Apple Inc. (NASDAQ:AAPL) announced earnings for its fourth fiscal quarter (third calendar quarter) of 2013 on Monday, reporting $37.5 billion in revenue and $7.5 in profit, or $8.26 per diluted share. Apple also announced it had sold 33.8 million iPhones, a record for the September quarter (compared to 26.9 million in the same quarter a year ago), as well as $14.1 million iPads and 4.6 million Macs.
“We’re pleased to report a strong finish to an amazing year with record fourth quarter revenue, including sales of almost 34 million iPhones,” said Apple CEO Tim Cook. "We’re excited to go into the holidays with our new iPhone 5c and iPhone 5s, iOS 7, the new iPad mini with Retina Display and the incredibly thin and light iPad Air, new MacBook Pros, the radical new Mac Pro, OS X Mavericks and the next generation iWork and iLife apps for OS X and iOS.”
Though quarterly revenue increased thanks in part to Apple's two new iPhones, it was not enough to bolster Apple's profits, as they shrank from $8.2 billion in the year-ago quarter to $7.5 billion in Q4 2013. Sales of the iPhone went up from 26.9 million in Q4 2012 to 33.8 million in Q4 2013, but the iPad was flat year-over-year (14.1 million in sales, but a decline in revenue of 13 percent) and the Mac was down in sales from 4.9 million in Q4 2012 to 4.6 million in Q4 2013.
Apple CFO Peter Oppenheimer originally provided guidance for Q4 2013 in the company’s third quarter earnings report, expecting Q4 2013 revenue to range between $34 billion and 37 billion, but the company updated its outlook in late September after the release of two new iPhone models and iOS 7, saying it expected revenue and gross margin to fall at the high end of its guidance range. Analysts’ consensus figures similarly predicted $36.1 billion in revenue with earnings per share of $7.66, while Thomson Reuters predicted $36.8 billion in revenue on earnings of $11.40 per diluted share. Those predictions from Apple, investors and analysts were only slightly above what Apple had reported in its Q4 2012 earnings, which consisted of $36 billion in sales and $8.67 earnings per share, up from $6.62 billion ($7.05 a share) in Q4 2011.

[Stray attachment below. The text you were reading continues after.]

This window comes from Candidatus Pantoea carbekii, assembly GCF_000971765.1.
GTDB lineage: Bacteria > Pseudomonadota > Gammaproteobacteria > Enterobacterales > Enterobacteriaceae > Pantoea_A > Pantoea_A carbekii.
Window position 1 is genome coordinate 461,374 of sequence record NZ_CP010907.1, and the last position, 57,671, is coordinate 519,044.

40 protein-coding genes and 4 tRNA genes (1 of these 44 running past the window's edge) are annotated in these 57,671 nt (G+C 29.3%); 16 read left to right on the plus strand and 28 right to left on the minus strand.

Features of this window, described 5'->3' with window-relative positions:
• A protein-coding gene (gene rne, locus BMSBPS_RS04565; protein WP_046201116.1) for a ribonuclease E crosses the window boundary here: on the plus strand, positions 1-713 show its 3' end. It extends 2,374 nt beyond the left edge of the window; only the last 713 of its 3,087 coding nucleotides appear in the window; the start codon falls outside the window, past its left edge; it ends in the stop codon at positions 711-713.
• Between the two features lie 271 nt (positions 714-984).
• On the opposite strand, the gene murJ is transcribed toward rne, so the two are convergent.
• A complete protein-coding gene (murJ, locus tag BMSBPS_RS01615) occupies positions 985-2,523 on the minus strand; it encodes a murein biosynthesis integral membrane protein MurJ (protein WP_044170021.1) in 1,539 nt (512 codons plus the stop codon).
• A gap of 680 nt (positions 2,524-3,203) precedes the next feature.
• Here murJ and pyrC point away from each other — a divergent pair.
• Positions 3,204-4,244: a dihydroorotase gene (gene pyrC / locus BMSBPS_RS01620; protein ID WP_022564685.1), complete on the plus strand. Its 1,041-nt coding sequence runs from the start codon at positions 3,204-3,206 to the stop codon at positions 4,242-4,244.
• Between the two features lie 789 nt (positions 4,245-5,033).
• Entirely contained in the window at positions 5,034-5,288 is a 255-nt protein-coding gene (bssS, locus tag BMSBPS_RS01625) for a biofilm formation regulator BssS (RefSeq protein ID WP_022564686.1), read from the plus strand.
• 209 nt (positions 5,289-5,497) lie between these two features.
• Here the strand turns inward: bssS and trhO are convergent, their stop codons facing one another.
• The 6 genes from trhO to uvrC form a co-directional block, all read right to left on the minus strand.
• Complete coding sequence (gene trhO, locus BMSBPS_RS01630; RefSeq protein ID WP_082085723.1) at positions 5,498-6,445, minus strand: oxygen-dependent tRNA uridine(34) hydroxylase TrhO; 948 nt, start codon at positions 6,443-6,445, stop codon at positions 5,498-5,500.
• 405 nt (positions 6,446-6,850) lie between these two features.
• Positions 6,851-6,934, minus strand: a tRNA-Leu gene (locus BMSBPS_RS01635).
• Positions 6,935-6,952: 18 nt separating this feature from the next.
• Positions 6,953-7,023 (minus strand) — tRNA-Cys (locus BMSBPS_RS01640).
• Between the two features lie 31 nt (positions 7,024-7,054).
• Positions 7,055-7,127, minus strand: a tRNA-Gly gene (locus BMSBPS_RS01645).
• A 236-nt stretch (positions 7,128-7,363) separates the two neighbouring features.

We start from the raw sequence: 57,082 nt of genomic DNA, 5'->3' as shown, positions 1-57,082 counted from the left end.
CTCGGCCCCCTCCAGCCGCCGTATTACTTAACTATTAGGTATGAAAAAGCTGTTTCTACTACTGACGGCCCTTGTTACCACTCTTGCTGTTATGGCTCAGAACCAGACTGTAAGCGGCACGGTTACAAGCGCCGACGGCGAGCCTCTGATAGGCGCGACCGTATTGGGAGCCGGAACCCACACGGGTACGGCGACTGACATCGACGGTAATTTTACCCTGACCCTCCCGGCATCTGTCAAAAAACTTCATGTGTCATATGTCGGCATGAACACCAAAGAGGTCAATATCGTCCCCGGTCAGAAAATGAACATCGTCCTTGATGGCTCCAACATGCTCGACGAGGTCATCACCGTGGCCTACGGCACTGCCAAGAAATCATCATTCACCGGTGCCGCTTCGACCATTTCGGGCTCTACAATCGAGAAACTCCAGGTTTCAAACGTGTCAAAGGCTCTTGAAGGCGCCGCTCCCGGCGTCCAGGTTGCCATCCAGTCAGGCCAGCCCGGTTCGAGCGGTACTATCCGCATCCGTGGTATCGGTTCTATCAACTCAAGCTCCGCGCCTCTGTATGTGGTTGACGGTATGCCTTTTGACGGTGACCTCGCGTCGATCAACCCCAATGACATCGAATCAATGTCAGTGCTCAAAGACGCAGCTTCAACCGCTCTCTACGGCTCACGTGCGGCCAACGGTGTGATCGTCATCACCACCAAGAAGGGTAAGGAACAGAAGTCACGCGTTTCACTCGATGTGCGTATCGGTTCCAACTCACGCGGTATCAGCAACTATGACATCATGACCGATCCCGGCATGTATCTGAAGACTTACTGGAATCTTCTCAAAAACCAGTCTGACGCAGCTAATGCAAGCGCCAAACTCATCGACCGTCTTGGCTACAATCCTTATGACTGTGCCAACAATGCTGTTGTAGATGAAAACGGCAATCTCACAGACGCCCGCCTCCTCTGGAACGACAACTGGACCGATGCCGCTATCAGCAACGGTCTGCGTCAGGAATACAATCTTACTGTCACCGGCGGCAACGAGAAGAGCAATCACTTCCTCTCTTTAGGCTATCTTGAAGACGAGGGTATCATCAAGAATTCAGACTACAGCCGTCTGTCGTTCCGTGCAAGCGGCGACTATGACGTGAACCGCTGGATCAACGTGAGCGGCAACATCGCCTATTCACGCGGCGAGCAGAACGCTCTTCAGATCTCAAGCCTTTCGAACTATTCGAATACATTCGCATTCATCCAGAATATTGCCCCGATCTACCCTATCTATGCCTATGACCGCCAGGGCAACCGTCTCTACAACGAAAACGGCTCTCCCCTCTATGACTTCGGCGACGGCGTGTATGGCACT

“We generated $9.9 billion in cash flow from operations and returned an additional $7.8 billion in cash to shareholders through dividends and share repurchases during the September quarter, bringing cumulative payments under our capital return program to $36 billion,” Oppenheimer said in Monday's press release about Q4 2013.
Though Q4 2013 was not expected to be a tremendous quarter for Apple, the company was still expected to release better-than-expected results. By releasing the two new iPhones so late in the September quarter, Apple certainly bolstered its revenue figures for that particular product line, as well as its overall business in Q4. Strong iPhone sales, especially from Apple’s record-breaking launch weekend, also helped the dwindling unit sales of the iPad, which were down double digits percentage-wise in Q3 2013, and again in Q4 2013. Analysts still believed the increase in iPhone sales would help account for roughly half of the company’s total revenue in Q4 2013, while the iPad and Mac were expected to experience small dropoffs in unit sales, which would have been supplemented from the growing iTunes Store.